Parents tell me that in one moment the services are all in your home and you have a coordinator keeping very close touch with you who will organize everything. Parents are being required to research schools that may be available to children when they prepare to research appropriate programs for their child. Now it is all up to you and it is “so overwhelming. This appears to be the biggest cooncern during the transition period. I’l hear from parents that “I am so stressed about this right now…how will I ever find a school?” Speaking with your service coordinator about getting a list of these or visiting the NYS Education Departnment website will be helpful once you have the results of the testing to determine that in fact your child is eligible and the nature of the concerns is defined. Here are links that may be helpful before or after you have these results.
Some parents have found schools but now the laws – at least in NY State and I believe others have changed. You are being required to have your child vaccinated; but are choosing not to do so – for any of a number of reasons. Here is what the law indicates https://www.cdc.gov/phlp/publications/topic/vaccinations.html
As a result of not vaccinating your child and for those in the NYC area this is a youtube video that may help you understand how to get home schooling for your child. I found it on youtube – searching for home schooling in my city and you may be able to find this for your locale.
Maybe your child is starting or has started already. They HAVE been vaccinated.
Here are sometips .
Please do not rely on the school system to have uploaded all of the information about your child into their computer system. NYS Education Department has its own requirements and must be both FERPA (Family Education and Rights Privacy Act) and IDEA (Individuals With Disabilities Act) for their maintenance. Familiarize yourself with what they should have on file, but keep a record of them on your own at home. It is in your interests to have these on file from the very beginning of your child’s education and transition to CPSE or Kindergarten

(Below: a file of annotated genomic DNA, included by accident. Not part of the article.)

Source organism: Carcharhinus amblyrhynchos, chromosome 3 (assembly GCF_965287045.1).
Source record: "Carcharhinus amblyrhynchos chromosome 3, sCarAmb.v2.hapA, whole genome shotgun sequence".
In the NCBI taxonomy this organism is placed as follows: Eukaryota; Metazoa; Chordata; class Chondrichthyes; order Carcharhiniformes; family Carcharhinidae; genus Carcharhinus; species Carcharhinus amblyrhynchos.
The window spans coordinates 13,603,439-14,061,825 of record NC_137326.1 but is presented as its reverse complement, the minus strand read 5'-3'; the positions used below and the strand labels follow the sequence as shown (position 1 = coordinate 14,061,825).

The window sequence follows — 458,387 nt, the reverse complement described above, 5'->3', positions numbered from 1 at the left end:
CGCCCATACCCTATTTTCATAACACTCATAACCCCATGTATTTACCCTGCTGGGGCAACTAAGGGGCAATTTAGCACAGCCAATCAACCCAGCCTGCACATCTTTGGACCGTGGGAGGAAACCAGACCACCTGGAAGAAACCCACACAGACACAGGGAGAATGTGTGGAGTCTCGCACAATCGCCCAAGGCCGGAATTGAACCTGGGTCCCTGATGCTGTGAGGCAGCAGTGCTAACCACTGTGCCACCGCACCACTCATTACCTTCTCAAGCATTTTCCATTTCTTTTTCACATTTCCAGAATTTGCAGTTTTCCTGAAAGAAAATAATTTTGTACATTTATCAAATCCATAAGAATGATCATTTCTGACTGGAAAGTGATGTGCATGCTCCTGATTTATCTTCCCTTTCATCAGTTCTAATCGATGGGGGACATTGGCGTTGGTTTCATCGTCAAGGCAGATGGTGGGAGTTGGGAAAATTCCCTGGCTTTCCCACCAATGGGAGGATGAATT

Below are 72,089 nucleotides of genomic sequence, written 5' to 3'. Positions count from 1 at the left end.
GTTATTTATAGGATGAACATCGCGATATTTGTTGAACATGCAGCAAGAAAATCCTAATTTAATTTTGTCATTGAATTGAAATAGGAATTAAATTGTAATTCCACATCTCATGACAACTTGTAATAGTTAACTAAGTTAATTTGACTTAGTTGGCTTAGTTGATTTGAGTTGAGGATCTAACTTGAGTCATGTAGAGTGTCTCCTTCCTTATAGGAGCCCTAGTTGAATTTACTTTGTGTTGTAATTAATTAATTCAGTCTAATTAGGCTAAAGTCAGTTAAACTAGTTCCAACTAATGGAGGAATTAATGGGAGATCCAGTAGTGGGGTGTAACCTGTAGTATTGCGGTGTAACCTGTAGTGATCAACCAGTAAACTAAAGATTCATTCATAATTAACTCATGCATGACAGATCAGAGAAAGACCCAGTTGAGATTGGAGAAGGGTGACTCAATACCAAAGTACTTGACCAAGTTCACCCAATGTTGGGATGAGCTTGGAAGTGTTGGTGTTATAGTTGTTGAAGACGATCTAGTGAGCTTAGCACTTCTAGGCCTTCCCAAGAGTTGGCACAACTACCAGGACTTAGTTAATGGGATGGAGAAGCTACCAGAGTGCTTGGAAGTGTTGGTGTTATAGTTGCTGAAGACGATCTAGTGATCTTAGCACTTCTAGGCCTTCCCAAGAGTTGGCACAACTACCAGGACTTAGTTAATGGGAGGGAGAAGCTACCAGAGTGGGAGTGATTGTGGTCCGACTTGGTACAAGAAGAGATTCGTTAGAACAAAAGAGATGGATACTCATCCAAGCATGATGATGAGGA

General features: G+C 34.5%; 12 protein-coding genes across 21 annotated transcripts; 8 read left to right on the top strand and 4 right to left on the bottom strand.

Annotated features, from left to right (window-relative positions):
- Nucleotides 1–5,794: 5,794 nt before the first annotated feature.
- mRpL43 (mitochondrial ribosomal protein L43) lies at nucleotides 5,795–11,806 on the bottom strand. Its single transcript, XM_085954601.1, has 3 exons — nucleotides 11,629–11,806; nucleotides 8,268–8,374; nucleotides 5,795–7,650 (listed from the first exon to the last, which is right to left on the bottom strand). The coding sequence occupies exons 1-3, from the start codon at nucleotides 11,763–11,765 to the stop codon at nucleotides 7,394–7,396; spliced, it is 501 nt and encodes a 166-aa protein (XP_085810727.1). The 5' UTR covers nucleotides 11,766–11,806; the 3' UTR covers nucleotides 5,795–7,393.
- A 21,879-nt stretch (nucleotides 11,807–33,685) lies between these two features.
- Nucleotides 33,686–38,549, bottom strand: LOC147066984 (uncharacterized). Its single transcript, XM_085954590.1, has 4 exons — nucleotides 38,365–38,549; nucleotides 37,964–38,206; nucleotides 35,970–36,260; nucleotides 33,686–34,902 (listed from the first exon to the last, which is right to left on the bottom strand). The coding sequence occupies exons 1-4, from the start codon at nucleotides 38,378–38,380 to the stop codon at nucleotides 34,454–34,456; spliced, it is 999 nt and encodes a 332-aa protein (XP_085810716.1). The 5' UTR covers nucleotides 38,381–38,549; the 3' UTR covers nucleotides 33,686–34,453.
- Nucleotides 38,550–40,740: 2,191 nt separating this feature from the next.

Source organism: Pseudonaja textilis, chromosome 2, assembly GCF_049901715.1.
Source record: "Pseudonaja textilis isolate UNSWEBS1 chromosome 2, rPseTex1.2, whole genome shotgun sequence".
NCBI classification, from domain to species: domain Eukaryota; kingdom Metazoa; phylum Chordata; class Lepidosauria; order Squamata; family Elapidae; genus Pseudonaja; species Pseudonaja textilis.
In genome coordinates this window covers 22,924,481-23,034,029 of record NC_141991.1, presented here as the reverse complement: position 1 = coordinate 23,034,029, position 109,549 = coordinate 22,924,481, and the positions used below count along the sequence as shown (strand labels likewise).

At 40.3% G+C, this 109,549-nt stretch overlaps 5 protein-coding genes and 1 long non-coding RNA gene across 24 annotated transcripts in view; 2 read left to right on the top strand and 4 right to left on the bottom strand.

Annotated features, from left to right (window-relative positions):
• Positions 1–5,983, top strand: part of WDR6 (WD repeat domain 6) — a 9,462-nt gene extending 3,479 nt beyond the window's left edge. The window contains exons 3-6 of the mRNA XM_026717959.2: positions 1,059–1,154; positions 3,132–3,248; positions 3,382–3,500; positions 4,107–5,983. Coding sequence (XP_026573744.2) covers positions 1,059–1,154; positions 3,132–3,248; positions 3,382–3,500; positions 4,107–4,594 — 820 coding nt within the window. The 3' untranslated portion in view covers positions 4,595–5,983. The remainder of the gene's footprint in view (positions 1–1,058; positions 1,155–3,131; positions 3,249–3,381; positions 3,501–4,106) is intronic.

- Go to school and introduce yourself, bringing the IEP in person and any of the other paperwork that they should have there, based on what you read from the above link.
- Connect and get to know your special education supervisor, your child’s teacher and related service providers. In my experience – those who do so are those whose children get the most out of the school experience.
- You may be given a packet of information- a welcome letter on that first day. Recognize that there are ways to get involved and stay connected with the educational team, as well as the administrative staff.
- Joining a parents group at school is a great idea.
- Home activities are a great thing to get ahold of from each professional as you can support yor child’s work and perhaps even praise them for their school accomplishments. Request them!
- If your schedule allows for it you may want to volunteer to act as a chaperone for school trips.
Enjoy the experience! Recognize that you are now your child’s advocate! It’s great to become their cheerleader now.
Finally – just a fun idea: A colleague posted this and I could not resist sharing it with you. You may want to consider sending this snac k to school, especially on day one: They look great! https://www.romper.com/p/rice-krispies-sensory-love-notes-is-making-love-more-accessible-brb-i-need-tissues-18648897